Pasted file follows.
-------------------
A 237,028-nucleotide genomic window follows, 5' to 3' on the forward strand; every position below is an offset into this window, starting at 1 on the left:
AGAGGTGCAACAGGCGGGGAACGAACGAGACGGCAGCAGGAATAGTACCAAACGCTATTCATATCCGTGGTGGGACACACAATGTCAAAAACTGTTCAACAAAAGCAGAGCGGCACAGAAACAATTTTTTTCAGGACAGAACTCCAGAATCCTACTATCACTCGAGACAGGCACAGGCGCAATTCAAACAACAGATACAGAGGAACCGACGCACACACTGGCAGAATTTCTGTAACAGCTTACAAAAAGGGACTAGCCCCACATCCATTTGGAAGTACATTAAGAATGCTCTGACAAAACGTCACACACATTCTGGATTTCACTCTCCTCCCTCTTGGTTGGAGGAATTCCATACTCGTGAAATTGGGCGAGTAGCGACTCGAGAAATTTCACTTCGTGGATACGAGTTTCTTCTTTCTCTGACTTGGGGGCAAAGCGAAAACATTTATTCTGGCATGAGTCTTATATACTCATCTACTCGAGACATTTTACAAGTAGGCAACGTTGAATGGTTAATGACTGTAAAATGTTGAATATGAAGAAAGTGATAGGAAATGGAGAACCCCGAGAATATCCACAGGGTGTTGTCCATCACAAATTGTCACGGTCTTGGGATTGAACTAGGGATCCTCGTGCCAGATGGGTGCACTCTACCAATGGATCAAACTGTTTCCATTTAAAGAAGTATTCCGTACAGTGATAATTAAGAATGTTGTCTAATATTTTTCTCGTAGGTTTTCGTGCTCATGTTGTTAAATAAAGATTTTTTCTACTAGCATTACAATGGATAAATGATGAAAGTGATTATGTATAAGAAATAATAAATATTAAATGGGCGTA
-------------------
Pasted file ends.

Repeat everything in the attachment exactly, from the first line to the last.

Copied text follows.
A 237,028-nucleotide genomic window follows, 5' to 3' on the forward strand; every position below is an offset into this window, starting at 1 on the left:
AGAGGTGCAACAGGCGGGGAACGAACGAGACGGCAGCAGGAATAGTACCAAACGCTATTCATATCCGTGGTGGGACACACAATGTCAAAAACTGTTCAACAAAAGCAGAGCGGCACAGAAACAATTTTTTTCAGGACAGAACTCCAGAATCCTACTATCACTCGAGACAGGCACAGGCGCAATTCAAACAACAGATACAGAGGAACCGACGCACACACTGGCAGAATTTCTGTAACAGCTTACAAAAAGGGACTAGCCCCACATCCATTTGGAAGTACATTAAGAATGCTCTGACAAAACGTCACACACATTCTGGATTTCACTCTCCTCCCTCTTGGTTGGAGGAATTCCATACTCGTGAAATTGGGCGAGTAGCGACTCGAGAAATTTCACTTCGTGGATACGAGTTTCTTCTTTCTCTGACTTGGGGGCAAAGCGAAAACATTTATTCTGGCATGAGTCTTATATACTCATCTACTCGAGACATTTTACAAGTAGGCAACGTTGAATGGTTAATGACTGTAAAATGTTGAATATGAAGAAAGTGATAGGAAATGGAGAACCCCGAGAATATCCACAGGGTGTTGTCCATCACAAATTGTCACGGTCTTGGGATTGAACTAGGGATCCTCGTGCCAGATGGGTGCACTCTACCAATGGATCAAACTGTTTCCATTTAAAGAAGTATTCCGTACAGTGATAATTAAGAATGTTGTCTAATATTTTTCTCGTAGGTTTTCGTGCTCATGTTGTTAAATAAAGATTTTTTCTACTAGCATTACAATGGATAAATGATGAAAGTGATTATGTATAAGAAATAATAAATATTAAATGGGCGTA